• Essential Rope Knots

    Figure Eight

    The Figure-Eight Knot is a type of stopper knot that is used to prevent a rope from running through a piece of equipment such as a belay device or a carabiner. It is a very important knot in both sailing and rock climbing as it prevents the rope from slipping out of the retaining device. The Figure-Eight Knot is relatively easy to tie and is considered to be secure and reliable when tied correctly. It is also used as a double-figure-eight for belaying in climbing and for tying up a boat to a dock.

  • Essential Rope Knots

    Clove Hitch

    The Clove Hitch is a type of hitch knot that is used to secure a rope to an object. It is made up of two successive half-hitches tied around the object in opposite directions. The Clove Hitch is a simple and versatile knot that is often used in boating, climbing, and other outdoor activities. It’s often used for securing a rope to a post or a tree and it’s relatively easy to tie and untie. The Clove Hitch can be easily adjusted to a degree, but is not recommended for critical load-bearing applications, as it can slip or come undone when not loaded. It’s important to note that the Clove…

  • Essential Rope Knots

    Sheep Shank

    Note: The sheep shank is a binding knot that can be used to shorten a rope, or to take up slack in a rope. It is not recommended to use in life-safety or critical load bearing applications as it can slip or weaken under high loads or tensions.

  • Essential Rope Knots

    Half Hitch

    The Half Knot is not a commonly used knot, it’s the first step of the reef knot, also known as square knot, which is a binding knot used to secure a rope or line around an object. It is formed by tying two overhand knots, with the second one being tied in the opposite direction of the first one, creating a symmetrical knot. The half knot is not used alone and it’s not recommended, because it’s not secure by itself. It’s only the first step of a reef knot, which is used to tie parcels and shoelaces, and also reefing and furling sails. It is an easy and simple knot,…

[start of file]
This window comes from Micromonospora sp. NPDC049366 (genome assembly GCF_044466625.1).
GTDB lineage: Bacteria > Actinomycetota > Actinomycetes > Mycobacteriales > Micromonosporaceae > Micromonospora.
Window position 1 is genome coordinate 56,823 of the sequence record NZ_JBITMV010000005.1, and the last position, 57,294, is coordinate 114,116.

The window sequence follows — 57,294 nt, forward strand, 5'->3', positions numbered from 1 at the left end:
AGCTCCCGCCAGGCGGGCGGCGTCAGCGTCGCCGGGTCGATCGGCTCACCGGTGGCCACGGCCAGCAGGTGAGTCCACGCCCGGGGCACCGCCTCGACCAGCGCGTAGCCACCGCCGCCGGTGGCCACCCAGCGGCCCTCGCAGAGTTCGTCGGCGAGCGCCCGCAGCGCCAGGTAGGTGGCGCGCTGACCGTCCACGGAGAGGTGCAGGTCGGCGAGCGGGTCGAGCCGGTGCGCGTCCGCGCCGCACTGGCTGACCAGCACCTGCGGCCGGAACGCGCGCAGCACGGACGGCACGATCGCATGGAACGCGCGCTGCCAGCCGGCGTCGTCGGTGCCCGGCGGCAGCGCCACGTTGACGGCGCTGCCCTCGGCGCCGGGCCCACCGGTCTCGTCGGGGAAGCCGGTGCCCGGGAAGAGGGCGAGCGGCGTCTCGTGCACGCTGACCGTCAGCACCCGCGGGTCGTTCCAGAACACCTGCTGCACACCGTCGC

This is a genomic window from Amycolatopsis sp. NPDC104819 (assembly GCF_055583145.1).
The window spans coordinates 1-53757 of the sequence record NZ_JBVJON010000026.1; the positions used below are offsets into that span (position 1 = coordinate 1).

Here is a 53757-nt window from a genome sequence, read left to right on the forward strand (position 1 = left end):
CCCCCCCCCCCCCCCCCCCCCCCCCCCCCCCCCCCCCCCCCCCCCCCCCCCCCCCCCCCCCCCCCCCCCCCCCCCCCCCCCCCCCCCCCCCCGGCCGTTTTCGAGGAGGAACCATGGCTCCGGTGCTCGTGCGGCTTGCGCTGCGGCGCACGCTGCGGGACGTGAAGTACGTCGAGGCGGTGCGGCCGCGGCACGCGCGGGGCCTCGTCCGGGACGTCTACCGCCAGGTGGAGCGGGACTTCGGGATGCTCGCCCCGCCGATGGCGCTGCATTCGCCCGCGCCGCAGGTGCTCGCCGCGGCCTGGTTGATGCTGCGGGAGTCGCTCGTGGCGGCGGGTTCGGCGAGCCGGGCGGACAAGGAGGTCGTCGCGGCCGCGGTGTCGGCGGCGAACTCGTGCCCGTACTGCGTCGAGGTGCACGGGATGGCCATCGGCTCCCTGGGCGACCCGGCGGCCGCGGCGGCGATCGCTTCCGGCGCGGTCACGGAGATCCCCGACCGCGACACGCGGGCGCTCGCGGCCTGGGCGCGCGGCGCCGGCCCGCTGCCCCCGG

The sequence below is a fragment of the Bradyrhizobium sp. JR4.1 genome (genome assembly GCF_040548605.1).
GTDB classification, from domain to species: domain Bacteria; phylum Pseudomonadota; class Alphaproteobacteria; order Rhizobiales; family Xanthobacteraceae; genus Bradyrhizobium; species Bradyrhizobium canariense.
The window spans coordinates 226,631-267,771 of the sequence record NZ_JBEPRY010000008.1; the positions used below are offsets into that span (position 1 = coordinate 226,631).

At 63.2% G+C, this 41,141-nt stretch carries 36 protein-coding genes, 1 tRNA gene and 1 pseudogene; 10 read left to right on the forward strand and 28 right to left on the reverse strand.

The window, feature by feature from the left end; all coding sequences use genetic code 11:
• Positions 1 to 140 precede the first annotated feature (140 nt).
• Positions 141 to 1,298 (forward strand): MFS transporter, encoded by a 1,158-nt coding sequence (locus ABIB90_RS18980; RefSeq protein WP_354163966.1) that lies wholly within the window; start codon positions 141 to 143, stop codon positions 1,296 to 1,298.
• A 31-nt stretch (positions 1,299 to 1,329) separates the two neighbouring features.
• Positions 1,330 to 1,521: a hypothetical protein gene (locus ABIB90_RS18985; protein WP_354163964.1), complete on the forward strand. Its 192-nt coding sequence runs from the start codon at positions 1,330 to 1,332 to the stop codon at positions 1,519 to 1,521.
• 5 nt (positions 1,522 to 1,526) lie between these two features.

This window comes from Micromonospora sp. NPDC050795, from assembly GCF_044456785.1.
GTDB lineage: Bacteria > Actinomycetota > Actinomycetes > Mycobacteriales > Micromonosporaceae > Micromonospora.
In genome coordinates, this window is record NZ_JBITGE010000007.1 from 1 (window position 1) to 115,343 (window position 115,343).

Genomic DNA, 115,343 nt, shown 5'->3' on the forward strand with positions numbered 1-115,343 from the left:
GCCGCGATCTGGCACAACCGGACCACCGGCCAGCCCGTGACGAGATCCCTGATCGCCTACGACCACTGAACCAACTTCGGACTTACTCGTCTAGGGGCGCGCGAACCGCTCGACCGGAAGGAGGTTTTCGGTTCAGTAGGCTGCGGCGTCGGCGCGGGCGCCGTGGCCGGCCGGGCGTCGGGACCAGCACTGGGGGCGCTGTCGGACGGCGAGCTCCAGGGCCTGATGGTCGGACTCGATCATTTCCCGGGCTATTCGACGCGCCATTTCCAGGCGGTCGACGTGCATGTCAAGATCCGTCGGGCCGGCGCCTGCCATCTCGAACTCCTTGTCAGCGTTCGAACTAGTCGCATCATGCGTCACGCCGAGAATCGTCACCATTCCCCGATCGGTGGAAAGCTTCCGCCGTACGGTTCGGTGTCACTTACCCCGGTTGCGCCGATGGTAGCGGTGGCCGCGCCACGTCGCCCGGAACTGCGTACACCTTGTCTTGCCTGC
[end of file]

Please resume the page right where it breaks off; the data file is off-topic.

• Essential Rope Knots

    Sheet Bend

    The Sheet Bend, also known as the becket bend or weaver’s knot, is a knot used to join two ropes of different diameter. It is particularly useful for joining a thinner rope to a thicker rope, but it can also be used to join two ropes of the same diameter. The thicker rope should be used to form the bight, and the two free ends should be on the same side of the knot for maximum strength and security. The sheet bend is a non-jamming knot, which means that it can be untied easily even after being loaded. Make sure the knot is snug and secure before use.      

  • Essential Rope Knots

    Bowline